Haven’t you figured out that TSN stands for Toronto Sports Network?

  8. Waiting For Gaudaur // December 26, 2017 at 6:31 pm //

    There is one very important thing about Custis and the Browns. Paul Brown didn’t want Custis as a QB because he already had one of the all-time greats in Otto Graham. Graham had just won four straight AAFC championships and the Browns were moving into the NFL. Saying that Custis didn’t play QB for the Browns that year because he was black is like saying that Jimmy Garoppolo didn’t play for the Patriots because he’s Italian. If the situation was different would he have gotten a chance, we’ll never know for sure. Although, Brown did have black players in high school, college and in 1946 with the Browns.

    • Paul brown grew up in the Northern part of Ohio that had a long history of equality. Oberlin college near Cleveland was on of the first to admit women and blacks. All three Generals that clinched the civil war including Grant who was a big proponent of using Black soldiers after he saw them fight at Vicksburg. Sherman of course burned Atlanta. John Brown the abolitionist lived in Akron for a while and of course Lebron and Stephan Curry were both born there.

  9. As a fan of pro football…..wish I could see this. Hope it gets wider distribution or maybe Netflix docs or something……

  10. I watched the documentary a couple of weeks ago when PBS in Buffalo aired it in early December. What theses players had to go through along with other African American athletes was brutal. TSN and other networks should pick this documentary up and as many people should see it. Education never stops and films like this will make a difference. Bernie Custis wasn’t just a football player he was a great man, coach and leader who set the standard.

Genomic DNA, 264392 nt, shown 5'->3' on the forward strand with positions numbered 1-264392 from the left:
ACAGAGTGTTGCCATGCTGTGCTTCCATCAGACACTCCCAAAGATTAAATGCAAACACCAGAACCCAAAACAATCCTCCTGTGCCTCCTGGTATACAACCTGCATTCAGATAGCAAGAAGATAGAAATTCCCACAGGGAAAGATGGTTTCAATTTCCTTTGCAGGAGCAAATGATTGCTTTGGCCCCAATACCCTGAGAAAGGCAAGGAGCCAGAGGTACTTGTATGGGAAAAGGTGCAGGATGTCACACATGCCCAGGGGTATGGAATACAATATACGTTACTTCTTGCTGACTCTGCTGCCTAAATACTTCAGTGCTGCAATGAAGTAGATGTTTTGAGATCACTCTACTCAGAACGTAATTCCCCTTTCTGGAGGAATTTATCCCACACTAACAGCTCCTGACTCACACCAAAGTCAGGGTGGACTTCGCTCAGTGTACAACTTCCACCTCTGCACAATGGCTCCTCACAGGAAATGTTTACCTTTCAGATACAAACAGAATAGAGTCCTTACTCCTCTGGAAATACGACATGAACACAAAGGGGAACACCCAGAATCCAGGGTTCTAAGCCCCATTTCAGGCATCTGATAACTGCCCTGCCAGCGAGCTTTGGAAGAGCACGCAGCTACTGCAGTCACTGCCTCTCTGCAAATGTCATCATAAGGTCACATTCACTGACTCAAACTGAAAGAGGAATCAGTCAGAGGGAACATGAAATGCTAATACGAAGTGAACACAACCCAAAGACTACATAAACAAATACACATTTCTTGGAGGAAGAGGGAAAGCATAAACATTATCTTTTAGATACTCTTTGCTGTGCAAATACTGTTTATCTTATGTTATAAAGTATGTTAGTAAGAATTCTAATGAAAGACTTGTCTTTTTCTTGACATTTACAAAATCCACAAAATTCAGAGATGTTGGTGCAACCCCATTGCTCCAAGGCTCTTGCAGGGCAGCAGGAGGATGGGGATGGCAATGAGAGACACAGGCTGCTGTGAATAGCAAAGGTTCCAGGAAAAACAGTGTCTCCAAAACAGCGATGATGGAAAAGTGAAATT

11. Leonard Graham // December 27, 2017 at 6:59 pm //

    This is great historic information regarding the
    history of Pro Ball in Canada, plus all the hoops
    the African Americans had to jump through to play
    football. It should be aired. This is a treasure
    trove for all C.F.L. Fans. Bring it on.

  12. i found an 8 minute promo clip on youtube. search for Gridiron Underground.

  13. THe CFL can continue to blaze forward by accepting Quarterbacks with the following stereotype disadvantages. 1. Arab Americans of Lebanese Christian descent. 2. Recovered Addicts. 3. Short Quarterbacks 4. Quarterbacks that have had charges dropped. 5. Rich Quarterbacks. 6. and Heisman Trophy winners. All of which some people think is a reason that they can not or should not play football again.